SEOUL (Reuters) – South Korea reported its first five cases of the Omicron variant on Wednesday, officials said, as daily coronavirus infections rose above 5,000 for the first time, stoking concern over a sharp rise in patients with severe symptoms.
A fully vaccinated couple tested positive for the variant after arriving last week from Nigeria, followed by two of their family members and a friend, according to the Korea Disease Control and Prevention Agency (KDCA).
South Korea’s daily COVID-19 tally reached 5,123.
The surge began in early November after the country relaxed restrictions. The new variant prompted the government to halt plans on Monday for a further easing.
South Korea also said on Wednesday that a U.N. peacekeeping conference expected to draw more than 700 people to Seoul next week would now be held online.
The country has fully inoculated nearly 92% of adults and is now focused on vaccinating children and a booster programme, but experts warned that cases would continue to rise until unvaccinated people obtained immunity through infection.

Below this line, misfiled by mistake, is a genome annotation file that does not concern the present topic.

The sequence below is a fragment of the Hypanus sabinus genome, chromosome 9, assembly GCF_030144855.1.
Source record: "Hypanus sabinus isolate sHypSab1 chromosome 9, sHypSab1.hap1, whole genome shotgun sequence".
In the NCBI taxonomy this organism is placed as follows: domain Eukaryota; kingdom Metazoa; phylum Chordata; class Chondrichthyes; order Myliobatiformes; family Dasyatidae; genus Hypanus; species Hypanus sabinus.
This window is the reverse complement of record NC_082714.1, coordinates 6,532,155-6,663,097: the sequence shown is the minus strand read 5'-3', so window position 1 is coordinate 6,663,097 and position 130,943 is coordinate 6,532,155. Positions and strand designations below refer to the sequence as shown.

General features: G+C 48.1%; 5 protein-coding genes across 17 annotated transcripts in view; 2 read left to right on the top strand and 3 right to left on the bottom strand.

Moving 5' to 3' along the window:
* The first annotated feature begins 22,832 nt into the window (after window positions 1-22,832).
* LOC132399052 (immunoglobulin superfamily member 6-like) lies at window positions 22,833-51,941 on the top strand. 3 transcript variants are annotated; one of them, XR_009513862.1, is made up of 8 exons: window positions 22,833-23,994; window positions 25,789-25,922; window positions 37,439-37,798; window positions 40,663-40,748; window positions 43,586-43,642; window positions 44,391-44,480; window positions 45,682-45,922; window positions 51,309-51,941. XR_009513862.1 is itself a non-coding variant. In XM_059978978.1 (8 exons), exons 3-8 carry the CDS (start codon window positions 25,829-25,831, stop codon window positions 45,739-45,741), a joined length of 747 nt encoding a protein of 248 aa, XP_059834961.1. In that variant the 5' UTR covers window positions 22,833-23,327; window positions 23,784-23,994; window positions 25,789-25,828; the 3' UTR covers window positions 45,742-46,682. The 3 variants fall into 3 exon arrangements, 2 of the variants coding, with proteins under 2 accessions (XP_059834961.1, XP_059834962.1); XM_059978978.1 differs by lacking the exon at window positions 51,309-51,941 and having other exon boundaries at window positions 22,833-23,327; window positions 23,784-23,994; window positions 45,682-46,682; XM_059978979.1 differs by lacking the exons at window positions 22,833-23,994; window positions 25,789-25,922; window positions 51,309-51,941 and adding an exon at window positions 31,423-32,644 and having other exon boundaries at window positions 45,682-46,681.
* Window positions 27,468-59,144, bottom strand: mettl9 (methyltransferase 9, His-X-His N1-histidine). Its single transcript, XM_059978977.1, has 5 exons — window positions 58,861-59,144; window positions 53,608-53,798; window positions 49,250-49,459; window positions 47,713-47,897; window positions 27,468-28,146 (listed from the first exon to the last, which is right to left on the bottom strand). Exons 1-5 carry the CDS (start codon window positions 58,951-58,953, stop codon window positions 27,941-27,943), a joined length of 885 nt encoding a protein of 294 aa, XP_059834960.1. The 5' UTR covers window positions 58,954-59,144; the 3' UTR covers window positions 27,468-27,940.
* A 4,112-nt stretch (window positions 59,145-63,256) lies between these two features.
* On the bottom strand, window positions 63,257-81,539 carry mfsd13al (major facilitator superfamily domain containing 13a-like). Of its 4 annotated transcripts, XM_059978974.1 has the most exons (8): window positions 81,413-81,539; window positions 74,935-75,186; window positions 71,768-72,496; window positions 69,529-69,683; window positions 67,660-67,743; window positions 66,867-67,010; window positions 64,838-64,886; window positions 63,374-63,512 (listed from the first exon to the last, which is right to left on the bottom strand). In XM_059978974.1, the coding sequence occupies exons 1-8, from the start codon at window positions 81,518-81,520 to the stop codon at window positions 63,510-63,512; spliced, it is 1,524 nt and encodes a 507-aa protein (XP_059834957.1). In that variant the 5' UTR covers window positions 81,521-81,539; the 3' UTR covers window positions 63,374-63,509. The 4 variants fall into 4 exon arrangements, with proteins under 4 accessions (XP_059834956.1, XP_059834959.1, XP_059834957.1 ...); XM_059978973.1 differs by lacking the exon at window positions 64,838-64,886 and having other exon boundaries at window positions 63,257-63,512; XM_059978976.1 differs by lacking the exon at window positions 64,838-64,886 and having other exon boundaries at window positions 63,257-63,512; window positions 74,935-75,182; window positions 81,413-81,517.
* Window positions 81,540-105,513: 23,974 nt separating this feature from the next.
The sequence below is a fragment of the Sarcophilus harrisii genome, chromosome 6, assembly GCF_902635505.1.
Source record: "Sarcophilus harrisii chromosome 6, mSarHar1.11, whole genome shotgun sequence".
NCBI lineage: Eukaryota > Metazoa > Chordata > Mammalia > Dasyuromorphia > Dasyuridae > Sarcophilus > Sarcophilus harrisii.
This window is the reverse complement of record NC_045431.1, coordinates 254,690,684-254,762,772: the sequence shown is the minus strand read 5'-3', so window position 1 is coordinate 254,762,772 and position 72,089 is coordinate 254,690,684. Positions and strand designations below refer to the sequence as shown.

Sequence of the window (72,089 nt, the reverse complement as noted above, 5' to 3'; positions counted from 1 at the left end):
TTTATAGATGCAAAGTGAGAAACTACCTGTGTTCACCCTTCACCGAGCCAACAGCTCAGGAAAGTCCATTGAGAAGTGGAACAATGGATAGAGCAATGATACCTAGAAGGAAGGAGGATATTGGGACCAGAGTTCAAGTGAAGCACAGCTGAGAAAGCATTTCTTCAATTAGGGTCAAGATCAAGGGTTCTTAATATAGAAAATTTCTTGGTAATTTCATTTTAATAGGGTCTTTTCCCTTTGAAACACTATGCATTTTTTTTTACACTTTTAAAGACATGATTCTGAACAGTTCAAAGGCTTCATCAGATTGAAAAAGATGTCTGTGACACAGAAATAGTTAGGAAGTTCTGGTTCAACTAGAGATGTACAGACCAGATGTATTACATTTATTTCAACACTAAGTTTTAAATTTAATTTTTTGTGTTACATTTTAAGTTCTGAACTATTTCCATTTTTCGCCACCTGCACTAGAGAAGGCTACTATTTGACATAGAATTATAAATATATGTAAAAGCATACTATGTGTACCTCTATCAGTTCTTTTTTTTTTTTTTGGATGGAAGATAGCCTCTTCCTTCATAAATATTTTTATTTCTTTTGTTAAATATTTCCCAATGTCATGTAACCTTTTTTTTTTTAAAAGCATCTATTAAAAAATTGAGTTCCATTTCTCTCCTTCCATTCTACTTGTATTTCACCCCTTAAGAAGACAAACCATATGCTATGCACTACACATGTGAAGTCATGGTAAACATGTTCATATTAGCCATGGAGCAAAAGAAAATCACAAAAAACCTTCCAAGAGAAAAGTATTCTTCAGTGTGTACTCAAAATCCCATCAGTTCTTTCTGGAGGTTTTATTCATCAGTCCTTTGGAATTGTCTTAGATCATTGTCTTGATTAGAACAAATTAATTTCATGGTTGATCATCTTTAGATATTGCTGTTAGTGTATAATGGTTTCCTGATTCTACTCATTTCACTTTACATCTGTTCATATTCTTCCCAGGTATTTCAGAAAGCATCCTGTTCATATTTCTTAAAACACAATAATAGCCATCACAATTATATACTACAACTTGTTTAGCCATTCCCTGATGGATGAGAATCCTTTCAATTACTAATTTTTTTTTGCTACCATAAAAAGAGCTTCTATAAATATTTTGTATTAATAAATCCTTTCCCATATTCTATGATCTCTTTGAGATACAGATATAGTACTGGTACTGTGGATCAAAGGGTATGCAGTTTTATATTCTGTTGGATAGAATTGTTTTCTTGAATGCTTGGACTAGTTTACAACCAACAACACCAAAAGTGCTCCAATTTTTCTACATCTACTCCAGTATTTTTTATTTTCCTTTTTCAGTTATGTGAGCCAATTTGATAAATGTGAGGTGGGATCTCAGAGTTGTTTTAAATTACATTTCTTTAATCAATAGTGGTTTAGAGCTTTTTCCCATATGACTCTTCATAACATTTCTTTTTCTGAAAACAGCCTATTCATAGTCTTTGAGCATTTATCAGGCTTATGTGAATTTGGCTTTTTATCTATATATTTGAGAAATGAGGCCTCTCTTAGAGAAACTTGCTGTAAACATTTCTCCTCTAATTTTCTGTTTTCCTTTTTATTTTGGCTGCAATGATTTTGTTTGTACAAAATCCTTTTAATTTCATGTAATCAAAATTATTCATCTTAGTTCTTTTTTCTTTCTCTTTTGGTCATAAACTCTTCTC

“The authorities could bring down the number of cases by re-introducing some of the social distancing measures,” said Jung Jae-hun, a professor of preventive medicine at Gachon University.
South Korea said hospitals were treating 723 patients with severe COVID-19, a record number.
Nearly 90% of intensive care unit beds in the greater Seoul area are occupied, with 842 patients waiting for admission.
The Korean Medical Association urged the government to set up treatment facilities and allow antibody treatment for high-risk patients before they develop severe symptoms.
Authorities will secure at least an additional 1,300 hospital beds by mid-December, Interior and Safety Minister Jeon Hae-cheol told a COVID-19 response meeting.
More than 84% of the severely ill patients were aged 60 and above. Experts had pointed to waning antibody levels from the vaccines and urged the elderly to get boosters.
Tuesday’s new cases bring South Korea’s total to 452,350, with 3,658 deaths. Despite the rising hospitalisation rate, the mortality rate remains relatively low at 0.81%, KDCA data shows.
(Reporting by Sangmi Cha; Additional reporting by Hyonhee Shin; Editing by Miyoung Kim, Shri Navaratnam, Gerry Doyle and Nick Macfie)